LONDON — Daimler Truck aims to cut costs and boost profit across all regions by 2025 as it goes “all in” for electric and hydrogen fuel cell powered vehicles, the world’s largest truck and bus maker said on Thursday.
German carmaker Daimler plans to spin off Daimler Truck later this year as it seeks to increase its investor appeal as a focused electric, luxury car business.
“Both technologies (electric and hydrogen) will be needed,” Daimler Truck CEO Martin Daum told an investor presentation on Thursday. “And we intend to lead the way in both technologies.”
Daimler Truck said zero-emission vehicles should make up 60% of its sales by 2030 and 100% of sales by 2039.
As truck makers move towards a zero-emission world — and their hitting sustainability targets becomes more important for their customers — electric trucks are expected to be used for shorter distances, but the batteries needed for longer journeys would be too heavy and hydrogen fuel cells will need to be used instead.
Daimler Truck executives said it will cut costs and capital expenditure while focusing on maintaining double-digit margins in North America. Daum said the truck maker will relentlessly target higher profits in both Europe and Asia.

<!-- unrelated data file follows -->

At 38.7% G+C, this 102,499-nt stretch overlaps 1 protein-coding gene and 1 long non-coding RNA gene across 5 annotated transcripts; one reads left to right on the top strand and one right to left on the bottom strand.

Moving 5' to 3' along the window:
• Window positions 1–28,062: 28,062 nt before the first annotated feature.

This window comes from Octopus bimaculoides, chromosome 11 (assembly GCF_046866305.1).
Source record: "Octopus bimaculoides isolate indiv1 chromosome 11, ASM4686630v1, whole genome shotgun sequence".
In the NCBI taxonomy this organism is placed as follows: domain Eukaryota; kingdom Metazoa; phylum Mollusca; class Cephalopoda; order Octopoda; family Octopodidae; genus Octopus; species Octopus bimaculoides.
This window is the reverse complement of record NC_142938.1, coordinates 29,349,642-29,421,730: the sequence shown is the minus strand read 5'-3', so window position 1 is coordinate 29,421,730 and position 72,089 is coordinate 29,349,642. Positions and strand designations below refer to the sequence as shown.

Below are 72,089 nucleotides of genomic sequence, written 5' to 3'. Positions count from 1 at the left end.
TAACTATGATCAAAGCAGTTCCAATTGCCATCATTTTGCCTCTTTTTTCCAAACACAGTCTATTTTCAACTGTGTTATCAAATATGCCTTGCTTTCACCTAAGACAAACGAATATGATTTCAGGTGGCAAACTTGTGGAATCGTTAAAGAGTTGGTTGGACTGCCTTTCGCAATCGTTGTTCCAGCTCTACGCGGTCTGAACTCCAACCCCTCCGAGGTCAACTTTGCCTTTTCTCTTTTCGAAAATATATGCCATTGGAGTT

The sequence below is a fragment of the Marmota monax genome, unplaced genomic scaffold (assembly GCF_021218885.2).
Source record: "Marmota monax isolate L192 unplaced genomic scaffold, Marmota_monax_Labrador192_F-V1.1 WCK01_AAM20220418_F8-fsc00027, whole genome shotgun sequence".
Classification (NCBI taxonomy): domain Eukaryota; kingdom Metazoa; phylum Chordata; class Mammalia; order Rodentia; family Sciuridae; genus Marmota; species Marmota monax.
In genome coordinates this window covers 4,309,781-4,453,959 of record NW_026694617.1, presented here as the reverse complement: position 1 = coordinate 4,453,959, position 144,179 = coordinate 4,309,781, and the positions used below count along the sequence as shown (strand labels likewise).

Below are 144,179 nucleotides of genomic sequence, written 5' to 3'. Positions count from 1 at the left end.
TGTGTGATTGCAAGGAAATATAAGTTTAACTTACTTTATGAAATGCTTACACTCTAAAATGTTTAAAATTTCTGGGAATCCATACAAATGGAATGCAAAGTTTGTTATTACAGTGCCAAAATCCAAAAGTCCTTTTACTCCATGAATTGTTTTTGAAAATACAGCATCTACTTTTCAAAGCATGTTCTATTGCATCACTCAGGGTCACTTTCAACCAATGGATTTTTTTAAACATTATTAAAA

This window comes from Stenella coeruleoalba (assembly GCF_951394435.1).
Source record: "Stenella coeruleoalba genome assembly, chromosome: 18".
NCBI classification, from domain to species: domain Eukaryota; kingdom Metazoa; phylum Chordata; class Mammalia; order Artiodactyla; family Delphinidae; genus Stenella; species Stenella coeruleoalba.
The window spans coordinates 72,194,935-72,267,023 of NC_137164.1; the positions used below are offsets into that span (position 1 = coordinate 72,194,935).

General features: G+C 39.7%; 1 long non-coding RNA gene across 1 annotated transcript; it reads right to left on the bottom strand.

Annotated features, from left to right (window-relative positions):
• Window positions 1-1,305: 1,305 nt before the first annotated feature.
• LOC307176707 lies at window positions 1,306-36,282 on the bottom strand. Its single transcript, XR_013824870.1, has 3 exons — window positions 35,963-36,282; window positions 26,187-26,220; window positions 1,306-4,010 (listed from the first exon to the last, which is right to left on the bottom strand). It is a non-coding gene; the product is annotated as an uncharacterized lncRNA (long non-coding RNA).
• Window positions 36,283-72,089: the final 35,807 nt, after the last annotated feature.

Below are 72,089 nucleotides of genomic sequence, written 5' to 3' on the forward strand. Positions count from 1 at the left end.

“We are absolutely committed to resetting profitability,” Daum said. “We have to deliver on this as a public company.”
“It will start first and foremost with fixing Europe,” he added. “Europe is our biggest challenge.”
By 2025 Daimler Truck is targeting margins above 10% under favorable market conditions, and between 6% to 7% under poor conditions, executives said.
Daimler Truck also plans to cut personnel costs by 300 million euros ($366 million) by 2022.
The company said it was intensifying its partnership with Contemporary Amperex Technology (CATL), choosing the Chinese battery maker as the supplier for its Mercedes-Benz eActros long-haul electric truck.
It also struck a deal with Shell under which the energy firm will from 2024 launch hydrogen-refuelling stations between green hydrogen production hubs at Rotterdam in the Netherlands and in Cologne and Hamburg in Germany.
Shell has come under pressure from shareholders to intensify its efforts to tackle climate change.
Daimler Truck and Volvo AB said last month they aim jointly to cut the costs of hydrogen fuel cells by a factor of five or six by 2027 as they seek to make the technology commercially viable for long-haul trucking.
($1 = 0.8196 euros)
(Reporting by Nick Carey; Editing by Jason Neely, Alexander Smith and Emelia Sithole-Matarise)